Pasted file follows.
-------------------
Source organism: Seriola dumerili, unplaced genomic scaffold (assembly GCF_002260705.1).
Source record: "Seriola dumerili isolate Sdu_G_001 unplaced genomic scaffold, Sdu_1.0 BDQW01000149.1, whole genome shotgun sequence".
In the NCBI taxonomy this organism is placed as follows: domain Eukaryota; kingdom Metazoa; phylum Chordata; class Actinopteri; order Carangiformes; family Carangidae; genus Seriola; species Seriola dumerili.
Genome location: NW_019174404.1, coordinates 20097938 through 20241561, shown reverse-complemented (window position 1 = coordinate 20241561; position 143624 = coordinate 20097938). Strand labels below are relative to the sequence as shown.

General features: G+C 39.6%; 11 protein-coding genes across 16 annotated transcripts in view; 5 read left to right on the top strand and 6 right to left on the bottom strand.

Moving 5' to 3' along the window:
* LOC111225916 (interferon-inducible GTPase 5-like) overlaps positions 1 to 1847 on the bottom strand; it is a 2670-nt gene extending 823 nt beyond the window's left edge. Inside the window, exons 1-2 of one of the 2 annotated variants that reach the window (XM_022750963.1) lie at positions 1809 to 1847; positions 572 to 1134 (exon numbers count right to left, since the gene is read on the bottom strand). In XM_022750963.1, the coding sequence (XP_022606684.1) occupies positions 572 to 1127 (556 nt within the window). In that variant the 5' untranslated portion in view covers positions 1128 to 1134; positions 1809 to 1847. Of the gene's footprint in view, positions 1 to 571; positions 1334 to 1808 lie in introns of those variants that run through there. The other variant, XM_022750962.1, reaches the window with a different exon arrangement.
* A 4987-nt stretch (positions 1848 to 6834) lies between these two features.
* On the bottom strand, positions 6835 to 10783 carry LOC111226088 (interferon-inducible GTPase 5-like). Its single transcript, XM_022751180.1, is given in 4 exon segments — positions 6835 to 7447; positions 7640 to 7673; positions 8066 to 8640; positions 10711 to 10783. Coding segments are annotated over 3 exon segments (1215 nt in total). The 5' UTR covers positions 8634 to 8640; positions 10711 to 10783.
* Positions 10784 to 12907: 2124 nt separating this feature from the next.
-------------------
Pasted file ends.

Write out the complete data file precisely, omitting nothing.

Source organism: Seriola dumerili, unplaced genomic scaffold (assembly GCF_002260705.1).
Source record: "Seriola dumerili isolate Sdu_G_001 unplaced genomic scaffold, Sdu_1.0 BDQW01000149.1, whole genome shotgun sequence".
In the NCBI taxonomy this organism is placed as follows: domain Eukaryota; kingdom Metazoa; phylum Chordata; class Actinopteri; order Carangiformes; family Carangidae; genus Seriola; species Seriola dumerili.
Genome location: NW_019174404.1, coordinates 20097938 through 20241561, shown reverse-complemented (window position 1 = coordinate 20241561; position 143624 = coordinate 20097938). Strand labels below are relative to the sequence as shown.

General features: G+C 39.6%; 11 protein-coding genes across 16 annotated transcripts in view; 5 read left to right on the top strand and 6 right to left on the bottom strand.

Moving 5' to 3' along the window:
* LOC111225916 (interferon-inducible GTPase 5-like) overlaps positions 1 to 1847 on the bottom strand; it is a 2670-nt gene extending 823 nt beyond the window's left edge. Inside the window, exons 1-2 of one of the 2 annotated variants that reach the window (XM_022750963.1) lie at positions 1809 to 1847; positions 572 to 1134 (exon numbers count right to left, since the gene is read on the bottom strand). In XM_022750963.1, the coding sequence (XP_022606684.1) occupies positions 572 to 1127 (556 nt within the window). In that variant the 5' untranslated portion in view covers positions 1128 to 1134; positions 1809 to 1847. Of the gene's footprint in view, positions 1 to 571; positions 1334 to 1808 lie in introns of those variants that run through there. The other variant, XM_022750962.1, reaches the window with a different exon arrangement.
* A 4987-nt stretch (positions 1848 to 6834) lies between these two features.
* On the bottom strand, positions 6835 to 10783 carry LOC111226088 (interferon-inducible GTPase 5-like). Its single transcript, XM_022751180.1, is given in 4 exon segments — positions 6835 to 7447; positions 7640 to 7673; positions 8066 to 8640; positions 10711 to 10783. Coding segments are annotated over 3 exon segments (1215 nt in total). The 5' UTR covers positions 8634 to 8640; positions 10711 to 10783.
* Positions 10784 to 12907: 2124 nt separating this feature from the next.